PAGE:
The popularity of embedded librarian programs in academic libraries is no doubt one result of the profession’s need to redefine its service model in a time of dramatic changes in information architecture, production, and access. As Alison Head and Michael Eisenberg’s 2009 report, “Lessons Learned: How College Students Seek Information in the Digital Age” [pdf], shows, students bypass librarians in order to access academic resources the vast majority of the time. We gave up our roles as information gatekeepers in the last century and, not soon after, began to see our roles as information guides slip away as well. Our response: redefine the role of the academic librarian in the research process.
The professional literature provides a number of successful examples of embedded librarianship: Tumbleson & Burke (2010) focused on the relationship between faculty and librarians in Blackboard for distance education students, going beyond simple course integration. Librarians at the Welch Medical Library at Johns Hopkins University and Purdue University Libraries embedded librarians outside the library to become partners in faculty research (Brandt, 2007; Kolowich, 2010). Kesselman & Watstein (2009) provide a number of other successful examples, including one program at Rutgers which brought together librarians, faculty, and students from the Food Science, Nutritional Sciences, the Department of Agricultural, Food, and Resource Economics, and the School of Communication, Information, and Library Studies to solve real-world problems in the food industry (the librarians also helped faculty co-write the grant for the program).
All of these projects are examples of meaningful integration. I’ve been ruminating on this phrase for a few weeks now, trying to think of ways in which our services can be meaningful to students and faculty. It isn’t enough to simply be useful, though that is certainly one aspect of it. I started writing down a list of characteristics that, to me, help define “meaningful integration”:
Library services must be transformative.
If we want to make a difference, we have to change the way students perceive information resources, research, and, in turn, our role in the process. We need to elicit change that shakes the foundation and produces visible (preferably measurable, but I’ll take visible) results. Notably, we have to inspire change in individuals and so:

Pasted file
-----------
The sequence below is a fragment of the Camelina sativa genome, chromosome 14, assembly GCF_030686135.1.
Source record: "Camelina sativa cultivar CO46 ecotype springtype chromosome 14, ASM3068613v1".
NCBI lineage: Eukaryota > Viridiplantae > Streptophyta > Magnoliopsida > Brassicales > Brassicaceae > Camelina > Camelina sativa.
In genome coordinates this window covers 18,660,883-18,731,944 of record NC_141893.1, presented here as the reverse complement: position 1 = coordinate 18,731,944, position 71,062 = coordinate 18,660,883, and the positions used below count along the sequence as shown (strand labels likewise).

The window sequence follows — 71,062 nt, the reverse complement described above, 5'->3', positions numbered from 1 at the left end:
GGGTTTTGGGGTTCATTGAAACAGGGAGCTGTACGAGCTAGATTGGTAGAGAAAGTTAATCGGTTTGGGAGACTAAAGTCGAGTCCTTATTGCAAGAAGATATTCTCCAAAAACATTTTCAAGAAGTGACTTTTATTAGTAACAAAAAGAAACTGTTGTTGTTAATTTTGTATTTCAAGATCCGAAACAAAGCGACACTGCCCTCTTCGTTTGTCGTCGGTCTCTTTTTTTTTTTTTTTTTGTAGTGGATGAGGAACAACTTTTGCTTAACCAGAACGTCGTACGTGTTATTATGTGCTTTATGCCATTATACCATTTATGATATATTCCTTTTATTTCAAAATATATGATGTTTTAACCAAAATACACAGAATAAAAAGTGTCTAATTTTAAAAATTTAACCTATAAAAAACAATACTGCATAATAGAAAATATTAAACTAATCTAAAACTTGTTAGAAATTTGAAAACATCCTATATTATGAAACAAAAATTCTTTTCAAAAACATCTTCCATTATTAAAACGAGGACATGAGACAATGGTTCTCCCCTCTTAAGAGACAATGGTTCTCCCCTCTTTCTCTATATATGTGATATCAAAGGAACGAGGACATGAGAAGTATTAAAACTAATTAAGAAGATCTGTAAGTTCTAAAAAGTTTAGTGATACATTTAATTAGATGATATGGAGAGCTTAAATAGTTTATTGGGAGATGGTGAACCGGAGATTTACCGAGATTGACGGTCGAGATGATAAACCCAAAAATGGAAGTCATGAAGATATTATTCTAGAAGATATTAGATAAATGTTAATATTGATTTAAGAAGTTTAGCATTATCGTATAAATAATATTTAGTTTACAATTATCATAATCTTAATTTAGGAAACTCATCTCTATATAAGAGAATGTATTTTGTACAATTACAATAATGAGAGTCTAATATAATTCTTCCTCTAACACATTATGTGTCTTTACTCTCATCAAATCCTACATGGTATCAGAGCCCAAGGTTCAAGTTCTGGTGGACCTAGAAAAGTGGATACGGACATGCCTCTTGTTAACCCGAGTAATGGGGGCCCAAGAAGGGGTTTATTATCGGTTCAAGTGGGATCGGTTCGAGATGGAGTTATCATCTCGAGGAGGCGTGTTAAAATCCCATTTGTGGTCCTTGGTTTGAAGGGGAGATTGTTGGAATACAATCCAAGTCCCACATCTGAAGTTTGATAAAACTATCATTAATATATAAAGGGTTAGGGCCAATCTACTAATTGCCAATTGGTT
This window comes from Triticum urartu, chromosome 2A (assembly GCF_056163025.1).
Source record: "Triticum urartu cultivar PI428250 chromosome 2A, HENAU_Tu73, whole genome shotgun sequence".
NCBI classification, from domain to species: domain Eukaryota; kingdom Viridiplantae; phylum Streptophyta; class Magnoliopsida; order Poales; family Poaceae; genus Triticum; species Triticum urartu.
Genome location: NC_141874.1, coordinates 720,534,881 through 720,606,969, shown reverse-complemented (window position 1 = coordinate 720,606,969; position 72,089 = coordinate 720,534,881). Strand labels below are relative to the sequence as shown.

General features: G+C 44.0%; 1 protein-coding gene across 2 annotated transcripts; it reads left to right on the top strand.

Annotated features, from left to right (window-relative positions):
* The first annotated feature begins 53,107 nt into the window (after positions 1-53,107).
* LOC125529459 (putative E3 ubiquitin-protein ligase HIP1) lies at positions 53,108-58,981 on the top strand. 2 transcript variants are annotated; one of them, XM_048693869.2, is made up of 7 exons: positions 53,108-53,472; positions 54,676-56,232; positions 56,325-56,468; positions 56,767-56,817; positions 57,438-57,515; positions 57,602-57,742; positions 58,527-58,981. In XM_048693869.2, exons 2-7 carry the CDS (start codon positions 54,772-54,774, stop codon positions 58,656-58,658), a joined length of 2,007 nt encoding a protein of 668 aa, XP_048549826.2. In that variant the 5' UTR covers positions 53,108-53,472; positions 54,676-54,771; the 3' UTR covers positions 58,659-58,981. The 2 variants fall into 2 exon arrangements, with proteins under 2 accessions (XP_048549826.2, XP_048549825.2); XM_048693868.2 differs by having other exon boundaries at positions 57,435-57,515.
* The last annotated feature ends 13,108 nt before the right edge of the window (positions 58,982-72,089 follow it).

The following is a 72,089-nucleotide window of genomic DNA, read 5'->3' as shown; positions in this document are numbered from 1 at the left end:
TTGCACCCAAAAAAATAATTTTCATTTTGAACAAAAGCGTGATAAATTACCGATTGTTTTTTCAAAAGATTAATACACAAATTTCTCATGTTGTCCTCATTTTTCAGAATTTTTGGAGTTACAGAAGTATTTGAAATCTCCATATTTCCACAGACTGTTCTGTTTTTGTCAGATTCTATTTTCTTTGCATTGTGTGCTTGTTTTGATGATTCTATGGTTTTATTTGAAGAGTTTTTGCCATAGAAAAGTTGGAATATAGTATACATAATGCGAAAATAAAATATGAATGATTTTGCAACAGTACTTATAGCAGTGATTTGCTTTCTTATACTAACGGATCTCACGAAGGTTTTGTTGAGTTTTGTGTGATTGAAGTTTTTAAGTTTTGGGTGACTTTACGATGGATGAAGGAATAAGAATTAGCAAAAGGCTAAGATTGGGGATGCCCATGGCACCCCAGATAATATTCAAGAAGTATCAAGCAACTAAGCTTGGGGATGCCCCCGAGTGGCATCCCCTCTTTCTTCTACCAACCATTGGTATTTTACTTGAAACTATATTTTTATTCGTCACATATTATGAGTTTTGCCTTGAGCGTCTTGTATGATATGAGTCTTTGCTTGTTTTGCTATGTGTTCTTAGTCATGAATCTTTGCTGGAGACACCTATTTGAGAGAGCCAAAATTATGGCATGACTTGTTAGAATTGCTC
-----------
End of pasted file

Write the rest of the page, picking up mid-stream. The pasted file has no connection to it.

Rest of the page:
Library services must be personal.
While we make broad sweeps to change what we do, we also need to focus on the relationships we have with individual faculty and students. If social media has taught us anything over the past decade, it’s that the individual has a tremendous impact on local communities and social groups. Dramatically changing one person’s perception of the library (or research, or information, etc.) has the potential to ripple outward to others. To make these personal connections happen, we need to be “close to the metal” of academic life, whether that be faculty research or student coursework, and so:
Library services must be where the action is.
Every connection starts with a shake of the hand, be it face-to-face or virtual, but we need to be there, standing next to our user, to make it happen.
Each of these characteristics work together to bolster the effects of the other. It seems to me (and I haven’t quite worked out the “how” yet) that the three are inseparable and indispensable if our aim is to become meaningfully integrated into the shifting information landscape. I would even go so far to say that they provide a recipe for success regardless of any and all future changes in libraries, the academy, and information architecture.
And there you have it: your strategic plan for the day. =)
Brandt, D.S. (2007). Librarians as partners in e-research: Purdue University Libraries promote collaboration. C&RL News 68(6), 365-367, 396.
Kolowich, S. (2010, June 9). Embedded librarians. Inside Higher Ed. Available at http://www.insidehighered.com/news/2010/06/09/hopkins
Kesselman, M. A. & Watstein, S. B. (2009). Creating opportunities: Embedded librarians. Journal of Library Administration, 49(4), 383-400.
Tumbleson, B.E. & Burke, J.J. (2010). When life hands you lemons: Overcoming obstacles to expand services in an embedded librarian program. Journal of Library Administration, 50(7-8), 978-988.